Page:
The U.S. Equal Employment Opportunity Commission is suing Hawaii Medical Service Association for discriminating against a group of disabled workers.
The EEOC alleges the state’s largest health insurer denied occasional leave to employees with disabilities for medical treatment without offering other reasonable accommodations, violating the federal Americans with Disabilities Act.
In late 2013, HMSA “abruptly changed its policy on the use of intermittent leave as an accommodation for employees with disabilities,” forcing them to work without an accommodation or to resign, the U.S. Equal Employment Opportunity Commission charged in the complaint filed Thursday.
“HMSA complies fully with the Americans with Disabilities Act and its requirement for reasonable accommodation for employees covered by the ADA,” said HMSA spokeswoman Elisa Yadao, adding that the company wasn’t officially served with the lawsuit and couldn’t further comment.
The suit was filed on behalf of Marline Reyes, who worked as a customer relations representative in HMSA’s Hilo call center starting in April 2013. HMSA granted Reyes, who has type-2 diabetes and stage-4 renal failure, one to four days off per month for medical appointments starting in August 2013, but HMSA ended the policy as of January 2014. Reyes resigned that month.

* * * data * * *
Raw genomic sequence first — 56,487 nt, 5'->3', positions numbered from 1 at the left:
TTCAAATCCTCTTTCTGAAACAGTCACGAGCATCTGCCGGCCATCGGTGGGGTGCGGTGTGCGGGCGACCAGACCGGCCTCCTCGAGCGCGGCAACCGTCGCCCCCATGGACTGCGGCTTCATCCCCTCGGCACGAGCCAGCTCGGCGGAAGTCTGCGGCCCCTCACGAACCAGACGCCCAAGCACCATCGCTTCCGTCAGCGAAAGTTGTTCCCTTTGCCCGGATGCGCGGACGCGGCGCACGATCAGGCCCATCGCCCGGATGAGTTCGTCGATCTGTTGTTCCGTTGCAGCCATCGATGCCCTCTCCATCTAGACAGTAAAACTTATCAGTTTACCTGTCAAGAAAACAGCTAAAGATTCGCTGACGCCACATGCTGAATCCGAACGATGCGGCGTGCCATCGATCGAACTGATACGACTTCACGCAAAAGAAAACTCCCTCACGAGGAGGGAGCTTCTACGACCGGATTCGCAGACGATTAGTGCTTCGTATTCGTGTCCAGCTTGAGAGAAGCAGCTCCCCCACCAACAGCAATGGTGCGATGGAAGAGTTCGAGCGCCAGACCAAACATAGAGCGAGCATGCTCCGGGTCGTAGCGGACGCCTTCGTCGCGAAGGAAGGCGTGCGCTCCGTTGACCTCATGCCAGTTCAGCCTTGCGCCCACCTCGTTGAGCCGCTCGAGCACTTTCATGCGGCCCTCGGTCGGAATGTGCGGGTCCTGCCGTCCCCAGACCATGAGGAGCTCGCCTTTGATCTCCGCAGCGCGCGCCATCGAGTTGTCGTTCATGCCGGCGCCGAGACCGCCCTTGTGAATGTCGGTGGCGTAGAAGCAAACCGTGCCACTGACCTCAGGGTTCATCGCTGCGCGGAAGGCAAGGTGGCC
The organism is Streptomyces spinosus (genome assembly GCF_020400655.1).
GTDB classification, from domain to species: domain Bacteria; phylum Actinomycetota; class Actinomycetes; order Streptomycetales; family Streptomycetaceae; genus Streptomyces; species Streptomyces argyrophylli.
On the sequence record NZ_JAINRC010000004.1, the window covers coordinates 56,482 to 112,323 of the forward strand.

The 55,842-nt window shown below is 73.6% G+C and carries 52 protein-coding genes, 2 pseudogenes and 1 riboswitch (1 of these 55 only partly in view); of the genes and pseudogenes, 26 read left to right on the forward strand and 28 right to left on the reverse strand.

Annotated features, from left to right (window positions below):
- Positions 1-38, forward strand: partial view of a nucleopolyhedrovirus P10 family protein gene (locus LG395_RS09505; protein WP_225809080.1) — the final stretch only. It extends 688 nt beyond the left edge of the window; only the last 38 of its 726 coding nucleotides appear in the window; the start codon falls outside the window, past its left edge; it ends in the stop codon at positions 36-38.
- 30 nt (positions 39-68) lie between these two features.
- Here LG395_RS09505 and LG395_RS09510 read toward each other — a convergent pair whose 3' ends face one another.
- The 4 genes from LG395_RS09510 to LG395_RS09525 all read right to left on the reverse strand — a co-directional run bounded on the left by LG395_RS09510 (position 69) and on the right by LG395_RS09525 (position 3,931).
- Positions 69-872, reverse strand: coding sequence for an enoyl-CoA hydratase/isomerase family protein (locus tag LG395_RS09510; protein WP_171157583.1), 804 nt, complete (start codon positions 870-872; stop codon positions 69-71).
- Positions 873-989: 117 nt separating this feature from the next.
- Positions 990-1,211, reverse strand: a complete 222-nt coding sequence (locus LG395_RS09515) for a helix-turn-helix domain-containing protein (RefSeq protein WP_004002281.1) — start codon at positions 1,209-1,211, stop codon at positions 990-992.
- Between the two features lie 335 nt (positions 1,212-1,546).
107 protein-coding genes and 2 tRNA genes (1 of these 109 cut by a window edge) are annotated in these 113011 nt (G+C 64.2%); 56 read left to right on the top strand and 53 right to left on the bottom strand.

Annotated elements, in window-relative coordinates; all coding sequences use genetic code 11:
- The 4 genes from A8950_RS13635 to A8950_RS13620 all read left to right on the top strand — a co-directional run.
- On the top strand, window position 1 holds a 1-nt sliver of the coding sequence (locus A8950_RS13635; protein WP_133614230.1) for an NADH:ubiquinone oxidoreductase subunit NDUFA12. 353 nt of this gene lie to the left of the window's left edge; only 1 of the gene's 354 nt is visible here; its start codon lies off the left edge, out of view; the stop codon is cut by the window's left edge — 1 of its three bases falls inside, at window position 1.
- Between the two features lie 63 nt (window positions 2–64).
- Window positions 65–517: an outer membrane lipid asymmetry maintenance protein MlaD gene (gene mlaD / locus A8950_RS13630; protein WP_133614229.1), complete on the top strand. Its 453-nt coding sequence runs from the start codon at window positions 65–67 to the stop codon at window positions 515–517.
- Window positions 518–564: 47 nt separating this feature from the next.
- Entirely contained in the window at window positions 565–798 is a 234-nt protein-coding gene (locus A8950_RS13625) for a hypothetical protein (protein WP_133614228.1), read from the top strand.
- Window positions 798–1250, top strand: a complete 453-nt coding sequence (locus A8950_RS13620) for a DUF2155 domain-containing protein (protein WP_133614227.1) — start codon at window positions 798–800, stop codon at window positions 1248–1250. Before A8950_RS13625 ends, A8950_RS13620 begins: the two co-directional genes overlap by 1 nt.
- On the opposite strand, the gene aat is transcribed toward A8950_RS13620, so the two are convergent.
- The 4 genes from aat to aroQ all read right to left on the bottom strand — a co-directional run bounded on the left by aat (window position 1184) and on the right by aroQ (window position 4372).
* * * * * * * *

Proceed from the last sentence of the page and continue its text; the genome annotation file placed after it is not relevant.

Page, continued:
“The termination of intermittent leave caused immense stress and anxiety” for Reyes, who “felt she could no longer attend all the required medical appointments without repercussions,” the lawsuit said.
Customer relations representative Sharolyn Burrell, who worked at HMSA’s call center for about 18 years from October 1996, was also named in the complaint. Burrell was diagnosed with degenerative disc disorder and spinal stenosis after developing back problems in 2010. The conditions “substantially limited her ability to stand, sit and walk for prolong periods,” the suit said.
HMSA granted her one to three days off per month in 2012 and four to eight days off when her conditions worsened. But in October 2014, she was notified that she would no longer be able to take time off after exhausting her benefits under the Family and Medical Leave Act, which allows workers up to 12 weeks of unpaid leave per year while protecting their jobs. Burrell subsequently resigned to avoid being discharged, according to the EEOC.
The federal agency filed the U.S. District Court complaint, which seeks back pay and other damages, after failing to reach a settlement with the insurer.
“Blanket employment policies that negatively affect a group of individuals can be discriminatory,” Glory Gervacio Saure, director for the EEOC’s Honolulu Local Office, said in a news release. “Employers should routinely audit their policies and practices to make sure they are not unlawfully discriminating against their employees.”